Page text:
Lester Frank Ward (1841-1913), called the “father of American sociology,” was born in Joliet, Illinois, on June 18, 1841, the youngest of ten children. He moved with his parents to Iowa in 1855, but returned to Illinois two years later after the death of his father. He attended a newly opened grammar school in St. Charles, and augmented his education by reading whatever came to hand, notably blood-curdling fiction. His first published story, written at the age of sixteen, was “The Spaniard’s Revenge,” which appeared in the St. Charles Argus in the spring of 1858. That year he moved to Myersburg, Pennsylvania, where he worked for his brother in the not very successful business of manufacturing wagon hubs. Lester turned to teaching school and studied at Susquehanna Collegiate Institute at Towanda from January 1861 to June 1862. He enlisted in the Union army in August 1862, only a few days after his secret marriage to Elisabeth Vought. He was wounded at Chancellorsville and discharged in November 1864. His situation at that time is summed up in his letter of February 8, 1865, to Abraham Lincoln, seeking support in his application for employment:
“My necessities are great. I have no regular home, am an orphan, have no trade, am physically disqualified for any laborious occupation, and have been out of employment nearly all Winter ... My motives are worthy. Though early left wholly dependent upon my own efforts, I long since resolved to give myself a thorough education. For seven years I have struggled against every form of adversity, till, by my habits of hard labor, hard study, economy and integrity, I found myself prepared for college and in a situation which placed me on the highway to that most cherished object. But when the trump of war sounded I sacrificed all to fight for my country.... And now that I am disabled, my prospects dimmed and three of my most precious years cancelled out of my education, I ask that Country to give me honorable employment.”He received his appointment as clerk in the Treasury Department. Meanwhile he continued his studies at home. He was able to convince President George W. Samson 1839 of Columbian College (now George Washington University) to arrange Saturday evening classes that clerks might attend, and resumed his formal education in March 1867. He received an A.B. degree in 1869, an LL.B. in 1871, and an A.M. in 1872, all from Columbian College. He left the Treasury Department for the United States Geological Survey. He was appointed geologist in 1883, and paleontologist in 1892.
Ward was best known as a pioneer in sociology. He published Dynamic Sociology in 1883; The Psychic Factors of Civilization in 1893; Outlines of Sociology in 1898; Pure Sociology in 1903; and Applied Sociology in 1906. Pure Sociology was used as a textbook at Brown soon after its publication. In 1906, Ward was known to desire an opportunity to leave government service for literary work, and, on the advice of the Department of Social Sciences, President Faunce agreed to appoint him professor of sociology. He taught for seven years while he prepared the manuscript of Glimpses of the Cosmos, and studied geology and botany. A Providence Journal editorial in 1941, when the Eastern Sociological Society met in Providence to observe the 100th anniversary of Ward’s birth, recalled his time at Brown:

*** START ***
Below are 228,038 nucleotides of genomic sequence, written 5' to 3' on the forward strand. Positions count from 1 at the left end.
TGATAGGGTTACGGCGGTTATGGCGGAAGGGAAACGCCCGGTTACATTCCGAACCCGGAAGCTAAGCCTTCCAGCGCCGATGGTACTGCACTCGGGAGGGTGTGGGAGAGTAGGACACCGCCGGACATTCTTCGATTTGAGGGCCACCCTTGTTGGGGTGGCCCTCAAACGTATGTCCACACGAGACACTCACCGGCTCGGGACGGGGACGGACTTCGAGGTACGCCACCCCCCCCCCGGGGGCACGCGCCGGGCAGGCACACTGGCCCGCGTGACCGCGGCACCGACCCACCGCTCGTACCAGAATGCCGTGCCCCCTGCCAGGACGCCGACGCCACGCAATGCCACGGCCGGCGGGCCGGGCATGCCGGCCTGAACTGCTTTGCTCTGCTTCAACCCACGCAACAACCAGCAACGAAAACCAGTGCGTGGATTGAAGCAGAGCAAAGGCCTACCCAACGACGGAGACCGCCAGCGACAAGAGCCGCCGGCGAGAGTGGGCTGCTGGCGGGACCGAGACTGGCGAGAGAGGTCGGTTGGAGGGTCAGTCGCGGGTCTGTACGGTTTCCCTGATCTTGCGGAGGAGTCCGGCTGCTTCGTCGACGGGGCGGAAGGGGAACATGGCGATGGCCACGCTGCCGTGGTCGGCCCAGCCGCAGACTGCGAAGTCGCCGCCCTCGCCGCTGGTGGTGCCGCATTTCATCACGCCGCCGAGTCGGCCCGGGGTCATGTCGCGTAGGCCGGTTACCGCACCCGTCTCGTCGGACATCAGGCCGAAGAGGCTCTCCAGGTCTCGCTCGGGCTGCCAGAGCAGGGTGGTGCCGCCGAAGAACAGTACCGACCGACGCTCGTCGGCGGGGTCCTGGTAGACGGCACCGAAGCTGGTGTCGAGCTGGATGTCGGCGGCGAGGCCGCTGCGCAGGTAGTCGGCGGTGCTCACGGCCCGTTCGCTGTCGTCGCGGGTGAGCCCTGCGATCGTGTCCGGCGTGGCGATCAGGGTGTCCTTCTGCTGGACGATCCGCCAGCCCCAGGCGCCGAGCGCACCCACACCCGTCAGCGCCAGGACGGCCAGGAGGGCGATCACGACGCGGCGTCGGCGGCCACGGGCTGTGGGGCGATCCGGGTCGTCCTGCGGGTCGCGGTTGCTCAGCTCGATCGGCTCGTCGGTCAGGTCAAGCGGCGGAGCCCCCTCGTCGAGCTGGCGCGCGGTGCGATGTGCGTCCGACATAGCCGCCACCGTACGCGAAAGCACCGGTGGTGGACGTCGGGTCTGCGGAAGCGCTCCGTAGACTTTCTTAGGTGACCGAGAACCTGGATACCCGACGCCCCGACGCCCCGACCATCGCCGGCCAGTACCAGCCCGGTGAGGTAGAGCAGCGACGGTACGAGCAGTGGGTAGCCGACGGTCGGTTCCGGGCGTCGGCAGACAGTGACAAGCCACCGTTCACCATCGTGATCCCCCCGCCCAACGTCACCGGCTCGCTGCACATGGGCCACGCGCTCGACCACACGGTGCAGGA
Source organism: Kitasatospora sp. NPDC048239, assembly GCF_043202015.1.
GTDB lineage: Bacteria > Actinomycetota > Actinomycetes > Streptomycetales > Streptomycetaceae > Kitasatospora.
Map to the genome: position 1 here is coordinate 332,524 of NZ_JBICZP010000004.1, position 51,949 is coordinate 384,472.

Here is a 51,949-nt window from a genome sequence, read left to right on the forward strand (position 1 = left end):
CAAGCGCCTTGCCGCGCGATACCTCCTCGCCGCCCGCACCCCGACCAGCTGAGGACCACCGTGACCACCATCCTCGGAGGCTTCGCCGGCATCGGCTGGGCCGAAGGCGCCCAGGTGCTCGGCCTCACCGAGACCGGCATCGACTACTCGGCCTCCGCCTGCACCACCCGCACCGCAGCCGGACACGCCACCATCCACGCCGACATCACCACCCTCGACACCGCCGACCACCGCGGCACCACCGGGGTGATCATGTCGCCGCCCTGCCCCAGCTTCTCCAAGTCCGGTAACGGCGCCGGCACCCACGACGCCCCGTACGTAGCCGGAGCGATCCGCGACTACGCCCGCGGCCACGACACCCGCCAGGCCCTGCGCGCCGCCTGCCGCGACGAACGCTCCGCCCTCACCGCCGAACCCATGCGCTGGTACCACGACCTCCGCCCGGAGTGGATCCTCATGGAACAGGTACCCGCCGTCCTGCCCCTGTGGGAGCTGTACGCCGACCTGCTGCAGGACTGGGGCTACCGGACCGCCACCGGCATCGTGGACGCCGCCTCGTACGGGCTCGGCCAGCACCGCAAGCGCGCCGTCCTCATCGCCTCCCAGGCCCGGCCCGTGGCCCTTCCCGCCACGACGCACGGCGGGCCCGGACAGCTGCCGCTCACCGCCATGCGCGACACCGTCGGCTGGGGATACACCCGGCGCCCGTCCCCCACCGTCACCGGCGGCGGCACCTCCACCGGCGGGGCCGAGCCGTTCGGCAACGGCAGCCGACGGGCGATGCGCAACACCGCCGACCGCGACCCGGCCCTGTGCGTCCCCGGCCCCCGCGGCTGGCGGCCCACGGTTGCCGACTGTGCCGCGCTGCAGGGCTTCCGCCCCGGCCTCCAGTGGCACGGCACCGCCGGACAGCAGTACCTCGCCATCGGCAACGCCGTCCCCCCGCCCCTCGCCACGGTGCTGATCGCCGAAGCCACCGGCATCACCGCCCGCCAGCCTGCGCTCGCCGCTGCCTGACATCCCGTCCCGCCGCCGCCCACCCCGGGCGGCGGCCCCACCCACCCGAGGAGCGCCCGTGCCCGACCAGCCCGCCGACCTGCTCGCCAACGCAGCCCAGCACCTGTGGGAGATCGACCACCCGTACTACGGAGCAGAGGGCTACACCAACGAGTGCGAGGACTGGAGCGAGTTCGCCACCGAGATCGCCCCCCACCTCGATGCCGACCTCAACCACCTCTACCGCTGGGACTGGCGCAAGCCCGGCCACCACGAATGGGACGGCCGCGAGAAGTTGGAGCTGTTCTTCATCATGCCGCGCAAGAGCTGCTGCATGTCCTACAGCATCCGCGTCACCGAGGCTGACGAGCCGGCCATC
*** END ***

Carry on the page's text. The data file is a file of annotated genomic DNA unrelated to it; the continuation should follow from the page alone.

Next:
“He taught advanced courses in social science in a shabby classroom in Maxcy Hall, where the windows rattled with every wind that blew and where coal gas from the basement furnace seeped generously up through the registers in the floor.Ward died on April 18, 1913 in Washington. The day before his death he had received the first volume of Glimpses of the Cosmos, a twelve volume set of his minor writings.
“He lived in a room in Caswell Hall, a room the walls of which were lined with books and the floors and window seats of which were piled high with more books, for which there was no other place. He slept on a couch in a corner of the room, and did all his work in an aged morris chair, across the arms of which he laid a wide board that served alike as a desk when he was writing and as a support for his book when reading.
“He smoked cigars that never smelled very good. His sparse white hair was seldom in order. He wore habitually a black suit liberally sprinkled with chalk dust, and a low spreading collar that allowed his Adam’s apple free rein. He was a tall, gangling man and walked with a pronounced stoop, as if sensitive of his height. That, with the peculiar manner of the carriage of his head, compelled by a Civil War battle wound, made it easily possible to identify ‘Doc’ practically as far away as one cound see him.
“Ward had made his name before he came to Brown. His books have been translated into many languages, some of which he knew and others of which he learned, simply so he could read the translations and ‘be sure they were right.’ To the outside world he was probably the most widely-known member of the University faculty. ...
“In the classroom ‘Doc’ never lectured. He talked, as if to intellectual equals whom he was trying to convince of the soundness of a contention. He rarely used a textbook. He used the blackboard. ... He paused sometimes over a point to remark in his croaky voice: ‘I have written a book about this’; then added quickly: ‘I don’t expect you to read it.’”